Love all things web and internet? Creative and techy too? A career as a web designer may be right for you

Web designers plan, create and code web pages, using both technical and non-technical skills to produce websites that fit their customer’s requirements.

They are involved in the technical and graphical aspects of pages, producing not just the look of the website, but determining how it works as well. Web designers might also be responsible for the maintenance of an existing site.

The term web developer is sometimes used interchangeably with web designer, but this is misguided. Web developing is a more specialist role, focusing on the back-end development of a website and will incorporate, among other things, the creation of highly complex search functions.

The growth in touchscreen phones and tablet devices has dictated a new way of designing websites, with the web designer needing to ensure that web pages are responsive no matter what type of device is being used. Therefore the need to test websites at different stages of design, on a variety of devices, has become an important aspect of the job.

Responsibilities

Your duties as a web designer will vary depending upon the type of organisation you’re working for and the technical level of the website, but can include:

  • meeting clients to identify their needs and liaising regularly with them
  • drawing up detailed website specifications
  • designing sample page layouts including text size and colours
  • designing graphics, animations and manipulating digital photographs
  • registering web domain names and organising the hosting of the website
  • presenting initial design ideas to clients
  • coding using a variety of software
  • working with different content management systems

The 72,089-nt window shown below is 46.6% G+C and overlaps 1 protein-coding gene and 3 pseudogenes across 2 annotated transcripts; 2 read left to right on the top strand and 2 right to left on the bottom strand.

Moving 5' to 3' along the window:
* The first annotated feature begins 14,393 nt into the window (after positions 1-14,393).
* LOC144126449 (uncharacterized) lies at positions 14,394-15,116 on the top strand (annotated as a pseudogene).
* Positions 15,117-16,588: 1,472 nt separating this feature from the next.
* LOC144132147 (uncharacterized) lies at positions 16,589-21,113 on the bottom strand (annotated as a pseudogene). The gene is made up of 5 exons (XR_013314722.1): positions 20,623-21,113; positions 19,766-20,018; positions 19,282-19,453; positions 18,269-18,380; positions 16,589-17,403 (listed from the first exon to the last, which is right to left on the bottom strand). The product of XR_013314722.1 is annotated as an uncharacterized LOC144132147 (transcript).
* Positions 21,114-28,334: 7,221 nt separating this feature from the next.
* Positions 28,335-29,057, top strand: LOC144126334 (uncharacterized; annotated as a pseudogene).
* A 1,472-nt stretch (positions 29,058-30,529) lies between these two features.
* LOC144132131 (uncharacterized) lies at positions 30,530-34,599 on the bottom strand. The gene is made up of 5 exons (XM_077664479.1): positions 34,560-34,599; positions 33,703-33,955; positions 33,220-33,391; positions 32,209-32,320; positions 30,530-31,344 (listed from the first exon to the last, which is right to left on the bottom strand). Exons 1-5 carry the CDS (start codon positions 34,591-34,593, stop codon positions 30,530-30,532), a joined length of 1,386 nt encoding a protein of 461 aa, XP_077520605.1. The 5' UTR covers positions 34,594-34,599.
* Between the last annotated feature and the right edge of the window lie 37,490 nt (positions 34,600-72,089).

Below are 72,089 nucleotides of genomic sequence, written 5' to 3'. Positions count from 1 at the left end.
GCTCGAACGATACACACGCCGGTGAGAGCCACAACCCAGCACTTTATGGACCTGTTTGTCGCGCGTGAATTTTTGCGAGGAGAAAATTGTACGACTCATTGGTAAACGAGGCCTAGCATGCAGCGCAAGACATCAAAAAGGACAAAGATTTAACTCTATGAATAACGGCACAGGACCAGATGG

• search engine optimisation (SEO)
  • meeting relevant legal requirements such as accessibility standards, freedom of information and privacy
  • designing the website’s visual imagery and ensuring it’s in line with company branding policy or the requirements of the client
  • proofreading content and making changes where necessary
  • editing content, debugging code and re-designing web pages
  • working with other web specialists including web developers and graphic designers
  • liaising with outside agencies
  • testing the website to ensure it is working
  • handing the completed website over to the client
  • post-sales technical support
  • training client’s staff
  • researching current design trends
  • continual professional development to keep up to date with new software developments.

Salary

  • Starting salaries vary and can range from £18,000 to £24,000.
  • With four to six years’ experience and more, salaries can increase to between £24,000 and £40,000.
  • Those in senior roles can earn upwards of £40,000.

Salaries tend to be higher in London and the South East, depending on the size of the company and its location. A way to increase your salary is to be the first to specialise in emerging technologies.

Additional benefits might include pension schemes, an on-site restaurant, parking and life assurance, but it’s not unusual for small companies simply to offer a salary.

Income figures are intended as a guide only.

Working hours

You’ll generally work 9am to 5pm, Monday to Friday, but you might be required to work extra hours in the evenings or on weekends to meet deadlines. Some jobs may involve being on-call to deal with unexpected problems that need solving at any time, day or night.

As the equipment required to be a web designer is simply a computer, software and high-speed internet, you can work from almost any location. This lends itself very well to freelance work, being self-employed and working from home.

What to expect

  • The job involves spending hours at a keyboard and demands high levels of concentration. To prevent eye strain, a bad back or other related health problems, regular breaks from the screen are recommended.
  • Depending upon your employer, your dress code can be informal, or more business-like for meeting clients.
  • This profession is currently male-dominated, but steps are being taken to redress the balance. For information and jobs geared towards women entering the industry, visit Women in Technology.
  • Web designers are essentially office based. Travel to client sites may be required especially when working on a large and complex project, and they may be based there for the duration of the project. Self-employed and freelance web designers will often work from home but may work in their client’s offices from time to time.
  • The top location for web design jobs is London, with the south east of England also providing a good number of jobs. Other hot spots include Manchester, Leeds, Glasgow and the M4 corridor around Slough and Reading.



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